Thursday, July 28, 2005

small screen is better than nothing

no i am not quoting a hallmark director trying to convince a hollywood hasbeen to star in his tv movie.

having had a wonderful month away from home and work i returned to find a computer screen that had decided to take the same route, and not come back. the truth is, since i dropped said screen on the floor sometime in the summer of 2003 - resulting in a permanent black dot and psychedelic haze at the bottom of the screen - i've known that its been living on borrowed time.

thus for a week i have been (home) computer less. to be honest it was quite relaxing because settling back into things and adjusting body clocks takes up enough time and energy as it is, however there is a limit to how long a girl can remain offline.

so blessed be the gods of advancing computer technology and speedy fashions. thanks to the introduction of 17" screens there are an abundance of 14" screens knocking around my workplace with nothing to do. ever willing to help those who have been abandoned i have adopted one of those said screens and i am staring at it lovingly as we speak.


it maybe small but its doing the job ;-). anyway hopefully by the time i get round to getting too annoyed, the flat screen revolution will hit israel en mass and i'll get a 17" back again...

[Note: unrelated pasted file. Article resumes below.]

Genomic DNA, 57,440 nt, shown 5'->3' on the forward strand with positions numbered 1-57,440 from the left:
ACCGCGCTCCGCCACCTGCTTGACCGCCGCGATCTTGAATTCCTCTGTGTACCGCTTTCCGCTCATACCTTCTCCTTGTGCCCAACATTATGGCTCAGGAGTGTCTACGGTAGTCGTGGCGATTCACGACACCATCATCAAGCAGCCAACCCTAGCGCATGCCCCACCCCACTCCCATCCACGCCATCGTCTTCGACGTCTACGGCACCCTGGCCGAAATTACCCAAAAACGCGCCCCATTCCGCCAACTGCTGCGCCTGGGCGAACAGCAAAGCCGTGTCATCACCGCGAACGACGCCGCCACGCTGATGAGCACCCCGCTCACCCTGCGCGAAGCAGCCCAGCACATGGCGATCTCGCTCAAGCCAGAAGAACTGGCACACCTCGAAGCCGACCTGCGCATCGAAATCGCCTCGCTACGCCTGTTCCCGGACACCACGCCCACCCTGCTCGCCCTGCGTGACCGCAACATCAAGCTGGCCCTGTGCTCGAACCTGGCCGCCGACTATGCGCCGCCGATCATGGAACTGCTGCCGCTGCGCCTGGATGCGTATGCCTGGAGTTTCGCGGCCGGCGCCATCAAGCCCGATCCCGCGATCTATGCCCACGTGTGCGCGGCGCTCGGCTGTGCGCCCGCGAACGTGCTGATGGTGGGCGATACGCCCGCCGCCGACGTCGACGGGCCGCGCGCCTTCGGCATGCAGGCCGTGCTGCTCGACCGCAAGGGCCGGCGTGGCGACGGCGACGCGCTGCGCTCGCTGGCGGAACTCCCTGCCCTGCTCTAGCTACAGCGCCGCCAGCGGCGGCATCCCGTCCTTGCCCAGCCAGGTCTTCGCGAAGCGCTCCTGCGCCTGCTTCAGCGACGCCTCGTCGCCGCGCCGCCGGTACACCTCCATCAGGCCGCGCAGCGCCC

Friday, July 08, 2005

on being human

i dont think it is an exaggeration to say that i grew up on london underground.

for seven years of my life, from the age of 11-18 i travelled for at least 2 hours each day to and from school on the underground, or as londoners refer to its extensive subway, the tube. my particular stomping ground included the metropolitan line and the circle lines between baker street and euston square - those directly targeted by thursday's horrific attacks.

there is a common phenomenon after terror incidents whereby people talk about how they could have been there. even when clearly they were nowhere near on the day, they still talk about their connections to the site and how they or their family or their neighbors are somehow intricately linked to the place and thats why its all the more shocking.

i hate this. i find the need to contextualize something in one's own world in order to provoke meaning selfish and egotistical. my disdain for this self-centered response is probably behind my cultivated subdued and often muted response to all forms of terror incidents in israel.